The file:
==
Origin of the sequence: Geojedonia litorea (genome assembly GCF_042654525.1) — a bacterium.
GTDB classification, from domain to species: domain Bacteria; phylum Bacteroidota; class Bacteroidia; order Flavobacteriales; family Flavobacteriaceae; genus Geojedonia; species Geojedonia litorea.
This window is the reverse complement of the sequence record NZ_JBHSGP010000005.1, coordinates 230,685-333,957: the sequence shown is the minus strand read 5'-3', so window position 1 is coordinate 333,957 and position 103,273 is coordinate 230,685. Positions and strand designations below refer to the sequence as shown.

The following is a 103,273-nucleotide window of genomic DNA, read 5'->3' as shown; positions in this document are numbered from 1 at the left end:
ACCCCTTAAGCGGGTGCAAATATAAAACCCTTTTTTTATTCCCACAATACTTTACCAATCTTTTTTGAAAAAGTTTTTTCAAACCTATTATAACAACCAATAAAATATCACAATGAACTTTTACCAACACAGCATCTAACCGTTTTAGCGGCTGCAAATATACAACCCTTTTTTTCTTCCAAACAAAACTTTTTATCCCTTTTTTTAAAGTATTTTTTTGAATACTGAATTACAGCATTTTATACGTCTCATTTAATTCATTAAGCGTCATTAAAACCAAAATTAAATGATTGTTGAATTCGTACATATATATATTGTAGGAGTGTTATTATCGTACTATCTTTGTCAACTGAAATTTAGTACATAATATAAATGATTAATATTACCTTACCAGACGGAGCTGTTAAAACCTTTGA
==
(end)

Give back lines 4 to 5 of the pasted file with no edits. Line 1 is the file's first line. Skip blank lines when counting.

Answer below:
The following is a 103,273-nucleotide window of genomic DNA, read 5'->3' as shown; positions in this document are numbered from 1 at the left end:
ACCCCTTAAGCGGGTGCAAATATAAAACCCTTTTTTTATTCCCACAATACTTTACCAATCTTTTTTGAAAAAGTTTTTTCAAACCTATTATAACAACCAATAAAATATCACAATGAACTTTTACCAACACAGCATCTAACCGTTTTAGCGGCTGCAAATATACAACCCTTTTTTTCTTCCAAACAAAACTTTTTATCCCTTTTTTTAAAGTATTTTTTTGAATACTGAATTACAGCATTTTATACGTCTCATTTAATTCATTAAGCGTCATTAAAACCAAAATTAAATGATTGTTGAATTCGTACATATATATATTGTAGGAGTGTTATTATCGTACTATCTTTGTCAACTGAAATTTAGTACATAATATAAATGATTAATATTACCTTACCAGACGGAGCTGTTAAAACCTTTGA